round as factors. This permitted the inclusion in a single analysis of
transformed into Z-score (ageZ).
First, ageZand sex were entered as covariates and the main
WM-control contrast was performed, correcting for multiple com-
(FDR) threshold of p ? .05, to identify regions recruited during the
task. Then, genotype and genotype ? ageZwere entered as addi-
inant or Val dominant effect. In each model, a single F-test was
performed to test whether any main effect of genotype or age ?
genotype interaction could be observed (FDR, p ? .05). Contrasts
were inclusively masked by the WM-control main effect previously
ulation-Average, Landmark- and Surface-Based atlas) (49,50) using
the Caret software (http://www.nitrc.org/projects/caret/) (51).
Mean parameter estimates from the first level contrasts were ob-
tained in the significant clusters using MarsBar (52) and further
analyzed using linear mixed models with PASW 18.0.
Brain Imaging: Voxel-Based Morphometry
Structural T1-weighted spin echo images were acquired with a
Following segmentation of the T1-weighted images, high-dimen-
sional normalization was performed using the Diffeomorphic Ana-
statistical parametric mapping (53). The modulated warped gray
matter (GM) images were then smoothed with an 8 mm Gaussian
the addition of total GM volume as a covariate.
Analyses combined data from all participants and both testing
rounds using linear mixed models. The complicated nonindepen-
dent design did not allow the calculation of standardized effect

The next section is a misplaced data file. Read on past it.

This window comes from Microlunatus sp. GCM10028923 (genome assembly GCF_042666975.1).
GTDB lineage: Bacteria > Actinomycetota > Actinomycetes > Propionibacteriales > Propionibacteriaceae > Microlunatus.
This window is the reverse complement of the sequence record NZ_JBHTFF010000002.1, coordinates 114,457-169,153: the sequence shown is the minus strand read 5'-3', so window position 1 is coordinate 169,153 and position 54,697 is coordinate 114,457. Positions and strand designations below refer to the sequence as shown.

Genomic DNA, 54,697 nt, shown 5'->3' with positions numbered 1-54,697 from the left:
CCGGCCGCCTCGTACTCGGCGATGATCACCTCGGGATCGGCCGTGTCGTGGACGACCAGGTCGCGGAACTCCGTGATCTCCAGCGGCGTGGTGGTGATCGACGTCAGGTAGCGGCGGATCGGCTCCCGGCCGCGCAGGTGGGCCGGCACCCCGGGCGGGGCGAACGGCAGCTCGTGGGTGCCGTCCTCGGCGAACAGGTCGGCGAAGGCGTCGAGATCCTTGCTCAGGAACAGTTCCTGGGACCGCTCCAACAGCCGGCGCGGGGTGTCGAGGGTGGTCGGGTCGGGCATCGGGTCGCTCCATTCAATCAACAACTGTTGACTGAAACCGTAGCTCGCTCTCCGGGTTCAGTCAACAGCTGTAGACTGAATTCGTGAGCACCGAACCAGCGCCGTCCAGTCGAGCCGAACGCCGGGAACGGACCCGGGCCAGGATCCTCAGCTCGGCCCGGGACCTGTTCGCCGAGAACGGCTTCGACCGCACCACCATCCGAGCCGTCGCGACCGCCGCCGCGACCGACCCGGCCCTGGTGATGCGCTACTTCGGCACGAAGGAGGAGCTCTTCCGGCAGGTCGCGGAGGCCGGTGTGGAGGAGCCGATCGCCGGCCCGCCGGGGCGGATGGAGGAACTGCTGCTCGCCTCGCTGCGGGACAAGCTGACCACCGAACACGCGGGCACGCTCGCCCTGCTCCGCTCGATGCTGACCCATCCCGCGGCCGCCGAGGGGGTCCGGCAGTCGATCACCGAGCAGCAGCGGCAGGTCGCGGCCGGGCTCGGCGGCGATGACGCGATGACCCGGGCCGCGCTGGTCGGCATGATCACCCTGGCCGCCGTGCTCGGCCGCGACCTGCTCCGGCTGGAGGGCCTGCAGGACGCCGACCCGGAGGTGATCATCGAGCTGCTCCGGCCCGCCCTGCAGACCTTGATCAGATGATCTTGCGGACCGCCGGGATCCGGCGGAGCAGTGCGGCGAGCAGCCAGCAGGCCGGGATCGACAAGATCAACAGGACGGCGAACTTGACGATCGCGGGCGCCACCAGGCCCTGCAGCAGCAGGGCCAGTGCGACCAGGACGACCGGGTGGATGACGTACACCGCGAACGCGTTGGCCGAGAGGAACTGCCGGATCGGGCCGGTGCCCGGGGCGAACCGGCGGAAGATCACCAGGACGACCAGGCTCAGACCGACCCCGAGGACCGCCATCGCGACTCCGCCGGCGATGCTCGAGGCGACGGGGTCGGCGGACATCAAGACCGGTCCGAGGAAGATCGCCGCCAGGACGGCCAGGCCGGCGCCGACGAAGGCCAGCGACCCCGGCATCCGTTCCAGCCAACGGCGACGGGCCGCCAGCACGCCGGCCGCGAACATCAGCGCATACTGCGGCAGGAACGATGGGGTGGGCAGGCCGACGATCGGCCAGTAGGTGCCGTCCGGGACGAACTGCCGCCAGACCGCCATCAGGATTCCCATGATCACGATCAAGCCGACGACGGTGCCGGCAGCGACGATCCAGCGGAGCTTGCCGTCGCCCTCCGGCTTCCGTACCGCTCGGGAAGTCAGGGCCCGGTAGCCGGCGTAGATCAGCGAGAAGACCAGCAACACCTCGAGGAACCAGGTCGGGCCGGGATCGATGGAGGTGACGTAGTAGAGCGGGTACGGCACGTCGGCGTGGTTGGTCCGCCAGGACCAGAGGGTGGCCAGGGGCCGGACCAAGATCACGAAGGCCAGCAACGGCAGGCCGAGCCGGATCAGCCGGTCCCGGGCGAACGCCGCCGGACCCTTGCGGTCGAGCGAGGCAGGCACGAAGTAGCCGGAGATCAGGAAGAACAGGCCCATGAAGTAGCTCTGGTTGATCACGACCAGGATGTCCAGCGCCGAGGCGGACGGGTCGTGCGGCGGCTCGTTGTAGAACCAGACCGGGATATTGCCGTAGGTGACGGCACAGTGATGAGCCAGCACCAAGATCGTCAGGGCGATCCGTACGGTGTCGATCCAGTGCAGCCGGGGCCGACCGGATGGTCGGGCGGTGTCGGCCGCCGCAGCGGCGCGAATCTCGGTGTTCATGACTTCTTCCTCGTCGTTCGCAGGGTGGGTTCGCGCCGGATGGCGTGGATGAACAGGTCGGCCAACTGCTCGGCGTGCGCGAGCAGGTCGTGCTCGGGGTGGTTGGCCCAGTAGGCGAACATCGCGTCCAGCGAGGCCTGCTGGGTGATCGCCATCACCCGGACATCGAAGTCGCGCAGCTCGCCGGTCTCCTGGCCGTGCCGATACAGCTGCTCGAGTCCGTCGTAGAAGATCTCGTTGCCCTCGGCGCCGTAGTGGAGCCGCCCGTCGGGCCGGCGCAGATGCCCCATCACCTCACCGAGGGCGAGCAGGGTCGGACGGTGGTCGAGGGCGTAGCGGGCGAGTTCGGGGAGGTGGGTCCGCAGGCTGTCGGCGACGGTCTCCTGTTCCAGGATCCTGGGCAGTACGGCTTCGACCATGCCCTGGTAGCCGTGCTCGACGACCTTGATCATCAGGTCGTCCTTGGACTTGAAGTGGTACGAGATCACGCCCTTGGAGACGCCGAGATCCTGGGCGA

statistics (54). Effect sizes from analyses performed on the round 1
data only are reported in Supplement 1.
WM Capacity Development. Behavioral data were available
for 322 participants, including 260 with longitudinal data. We first
compared the information criteria of three different models (with
the age variable as ageZ, age?1
model of WM capacity development. Linear mixed model analyses
included Dot Matrix score as the dependent variable, and sex, age,
and their interaction were entered as fixed effects. The best model
was where WM capacity was explained by age?1
Z, or ln[age]Z) to identify the best
Z, with a steeper
Influence of COMT Genotype on WM Capacity Devel-
opment. We then tested whether including the main effect of
model. Genotype ? sex and genotype ? age ? sex interactions
Val dominance, or Met dominance.
of the data compared with the age and sex only model (likelihood-
ratio test, D ? 9.77, 4 degrees of freedom, p ? .045). The only
significant effects observed in this full model were a main effect of
Z[F(1,502.7) ? 171.01, p ? .001] and an interaction between
genotype (Met/Met vs. Val carriers) and age?1
p ? .036]. The Met/Met individuals switched from being poorer
performers during childhood to being the better performers from
mid-adolescence onward (Figure 2). According to the model esti-
interactions between sex and other variables had a significant ef-
fect on behavior.
Z[F(1,500.1) ? 4.40,
aging data were available for 81 participants, including 44 with
respond (correct trials only, WM: 1277 msec ? 360; control condi-
tion: 738 msec ? 215) [t(124) ? 25.11, p ? .001]. The difference
both accuracy and reaction time [main effect of age?1
tively, F(1,87.8) ? 10.06, p ? .002, and F(1,97.1) ? 32.05, p ? .001];
interaction (all p’s ? .29). Genotype thus did not affect WM versus
control condition performance. Furthermore, only correct trials
were used in the brain activity analyses.
WM-Control Main Effect. Functional magnetic resonance im-
aging data were analyzed using a flexible factorial second-level